Capoeira is an art form and sport which combines combat, dance, music and play and is performed to chanting and percussion. It was created in the early 16th century by Brazilian slaves of African heritage, as a way of masking fighting techniques by hiding them in dance moves. In late 2014 it was given UN cultural heritage status.

Private gyms and sports clubs abound, providing a wide range of equipment and classes to satisfy every fitness taste. The city itself promotes an active lifestyle to its residents, through advertising campaigns highlighting the value of Rio as a precious tool to stay healthy.

Dozens of public gyms for the elderly are placed across town in many parks, gardens, and even along the beaches: the government has invested in successful health and sporting initiatives to improve the fitness of its population, setting up free outdoor gyms and body weights in parks and communities, to encourage and expand access to recreational fitness practice.

Rio de Janeiro is a big city, extending through an area of over 4400 square kilometres built right beside the beach, with many lagoons, and next to fabulous hills, forests, and rocky formations - So, it is no surprise that bicycling is so much appreciated among the Cariocas, and the state has built more than 360 kilometres of urban bike paths, many of which cross some of the most coveted views in the city and surrounding areas.

As some sports are also great to watch, they become important touristic events - volleyball, yachting, motor racing, martial arts, jujitsu, and capoeira always attract the attention of Cariocas and visitors alike.

Today, Rio de Janeiro is considered one of the sporting capitals of the world – playing host to the lionesses of international sporting competition, as well as providing fertile ground for an endless stream of events and activities.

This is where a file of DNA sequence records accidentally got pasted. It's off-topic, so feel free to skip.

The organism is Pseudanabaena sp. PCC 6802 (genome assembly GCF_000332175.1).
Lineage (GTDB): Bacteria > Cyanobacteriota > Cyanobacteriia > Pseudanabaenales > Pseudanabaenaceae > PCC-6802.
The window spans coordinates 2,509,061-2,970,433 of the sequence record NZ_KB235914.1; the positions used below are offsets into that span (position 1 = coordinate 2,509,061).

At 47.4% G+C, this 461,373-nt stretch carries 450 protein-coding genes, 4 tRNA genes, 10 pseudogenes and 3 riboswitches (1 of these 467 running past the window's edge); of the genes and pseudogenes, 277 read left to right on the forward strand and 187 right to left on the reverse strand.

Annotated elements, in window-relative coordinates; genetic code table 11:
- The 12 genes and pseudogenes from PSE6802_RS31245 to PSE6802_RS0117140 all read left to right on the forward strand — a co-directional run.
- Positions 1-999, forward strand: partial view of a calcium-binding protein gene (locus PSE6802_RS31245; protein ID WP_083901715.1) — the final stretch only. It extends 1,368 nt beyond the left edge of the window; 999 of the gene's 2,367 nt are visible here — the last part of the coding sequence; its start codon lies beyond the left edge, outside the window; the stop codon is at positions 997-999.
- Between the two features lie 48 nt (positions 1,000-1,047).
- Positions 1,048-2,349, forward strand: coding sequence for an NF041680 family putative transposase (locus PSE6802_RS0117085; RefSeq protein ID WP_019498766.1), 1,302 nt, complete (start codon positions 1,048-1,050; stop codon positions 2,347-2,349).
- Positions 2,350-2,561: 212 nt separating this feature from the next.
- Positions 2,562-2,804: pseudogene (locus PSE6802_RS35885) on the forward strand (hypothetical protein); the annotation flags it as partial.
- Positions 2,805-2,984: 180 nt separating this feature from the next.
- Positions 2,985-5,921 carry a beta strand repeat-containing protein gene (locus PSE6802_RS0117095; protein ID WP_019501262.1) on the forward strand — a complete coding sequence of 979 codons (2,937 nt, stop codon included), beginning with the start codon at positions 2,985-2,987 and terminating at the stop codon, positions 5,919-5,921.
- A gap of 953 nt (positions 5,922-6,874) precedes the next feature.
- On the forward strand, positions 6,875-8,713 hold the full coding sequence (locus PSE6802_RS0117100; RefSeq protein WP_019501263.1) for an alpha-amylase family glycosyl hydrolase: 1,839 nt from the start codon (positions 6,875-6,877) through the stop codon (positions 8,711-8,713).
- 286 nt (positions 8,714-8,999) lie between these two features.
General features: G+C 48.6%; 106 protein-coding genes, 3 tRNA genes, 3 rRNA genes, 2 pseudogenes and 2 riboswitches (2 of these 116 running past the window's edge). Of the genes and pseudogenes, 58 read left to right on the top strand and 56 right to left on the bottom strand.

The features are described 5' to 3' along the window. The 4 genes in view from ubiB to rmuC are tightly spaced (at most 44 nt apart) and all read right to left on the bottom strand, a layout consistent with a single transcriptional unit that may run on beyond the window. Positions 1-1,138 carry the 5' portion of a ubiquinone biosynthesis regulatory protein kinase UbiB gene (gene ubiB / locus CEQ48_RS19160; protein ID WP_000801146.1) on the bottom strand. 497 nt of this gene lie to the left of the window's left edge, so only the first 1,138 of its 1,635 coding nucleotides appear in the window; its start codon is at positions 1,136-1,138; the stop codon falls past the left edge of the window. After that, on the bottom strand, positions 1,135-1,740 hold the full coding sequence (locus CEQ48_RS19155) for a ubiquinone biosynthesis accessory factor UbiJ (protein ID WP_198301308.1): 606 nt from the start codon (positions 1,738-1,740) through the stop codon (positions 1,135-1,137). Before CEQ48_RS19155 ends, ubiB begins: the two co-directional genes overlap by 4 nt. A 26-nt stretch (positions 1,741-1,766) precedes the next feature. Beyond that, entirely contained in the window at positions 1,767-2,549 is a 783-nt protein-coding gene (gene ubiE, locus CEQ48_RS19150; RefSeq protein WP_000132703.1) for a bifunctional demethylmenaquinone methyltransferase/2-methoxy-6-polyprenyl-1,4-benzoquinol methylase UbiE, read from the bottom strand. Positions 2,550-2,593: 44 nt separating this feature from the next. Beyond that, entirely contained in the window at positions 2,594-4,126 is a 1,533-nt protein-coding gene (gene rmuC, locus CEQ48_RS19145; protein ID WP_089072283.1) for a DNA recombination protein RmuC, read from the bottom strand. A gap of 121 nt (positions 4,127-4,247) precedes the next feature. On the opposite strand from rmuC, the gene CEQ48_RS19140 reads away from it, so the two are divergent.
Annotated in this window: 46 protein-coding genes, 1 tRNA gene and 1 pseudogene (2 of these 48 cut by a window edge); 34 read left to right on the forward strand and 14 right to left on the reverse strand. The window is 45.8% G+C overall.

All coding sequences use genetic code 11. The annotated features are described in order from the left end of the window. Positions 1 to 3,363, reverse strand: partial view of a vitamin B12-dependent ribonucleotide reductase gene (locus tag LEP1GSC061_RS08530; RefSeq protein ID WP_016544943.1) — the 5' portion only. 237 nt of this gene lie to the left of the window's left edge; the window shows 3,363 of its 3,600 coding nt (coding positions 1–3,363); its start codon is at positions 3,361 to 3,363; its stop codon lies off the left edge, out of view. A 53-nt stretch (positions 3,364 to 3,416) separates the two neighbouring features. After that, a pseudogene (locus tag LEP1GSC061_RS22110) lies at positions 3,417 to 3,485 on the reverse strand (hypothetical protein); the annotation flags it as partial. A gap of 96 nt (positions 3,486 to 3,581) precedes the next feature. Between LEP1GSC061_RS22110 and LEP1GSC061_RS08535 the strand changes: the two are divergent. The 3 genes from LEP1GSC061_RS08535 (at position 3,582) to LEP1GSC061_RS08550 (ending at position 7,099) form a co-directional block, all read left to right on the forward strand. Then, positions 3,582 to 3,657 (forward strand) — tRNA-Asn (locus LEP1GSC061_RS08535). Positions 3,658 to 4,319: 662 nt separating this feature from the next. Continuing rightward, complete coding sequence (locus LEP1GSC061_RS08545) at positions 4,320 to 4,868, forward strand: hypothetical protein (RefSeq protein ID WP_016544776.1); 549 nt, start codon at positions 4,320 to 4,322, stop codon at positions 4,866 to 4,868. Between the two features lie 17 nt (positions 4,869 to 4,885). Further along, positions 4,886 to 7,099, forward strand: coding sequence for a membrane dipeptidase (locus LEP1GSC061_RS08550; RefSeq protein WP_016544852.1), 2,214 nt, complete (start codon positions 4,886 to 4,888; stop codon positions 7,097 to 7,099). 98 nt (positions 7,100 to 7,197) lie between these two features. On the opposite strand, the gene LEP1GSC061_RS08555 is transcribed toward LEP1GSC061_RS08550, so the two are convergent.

To acknowledge Rio's commitment to sport and fitness, the city played unforgettable host to the World Cup in 2014 and was chosen as the scene for the highly prestigious Olympic Games of 2016. The city hosts the annual Rio Sport Show, a fair for sporting equipment, services, gyms and clubs.

In 2015, the state hosted a number of sporting events to commemorate Rio's 450th year of existence, including long runs, and the opportunity to experiment 14 different sport and leisure events across the waterfront between the distrcits of Leme and Recreio dos Bandeirantes.

Every year, the city also hosts the World Championship of Capoeira , which benefits from the participation of seventeen countries. The competition offers Capoeira artists the opportunity to showcase their talents to a wider audience, and receive highly sought after international recognition.

The "Desafio da Paz" (Challenge of Peace) are sporting events that take place in the backstreets of Rio's most illustrious favelas, hosted by the world-renowned Grupo Cultural Afroreggae (Afroreggae Cultural Group).

The Desafio da Paz has become a cherished part of the city's sporting calendar, hosting a variety of events in communities across the metropolitan area. Underpinning the project is the desire to promote peace and the cultural and sporting fruits that a tranquil social environment offers.

A popular sporting recreation which originated in favelas is kite-flying. Young and old residents have spent years perfecting the art of constructing kites and conducting competitions in the sky.

Rio de Janeiro is sunny and warm, naturally inviting to go out and practice sports - an invite the city extends worldwide to all who wish to play.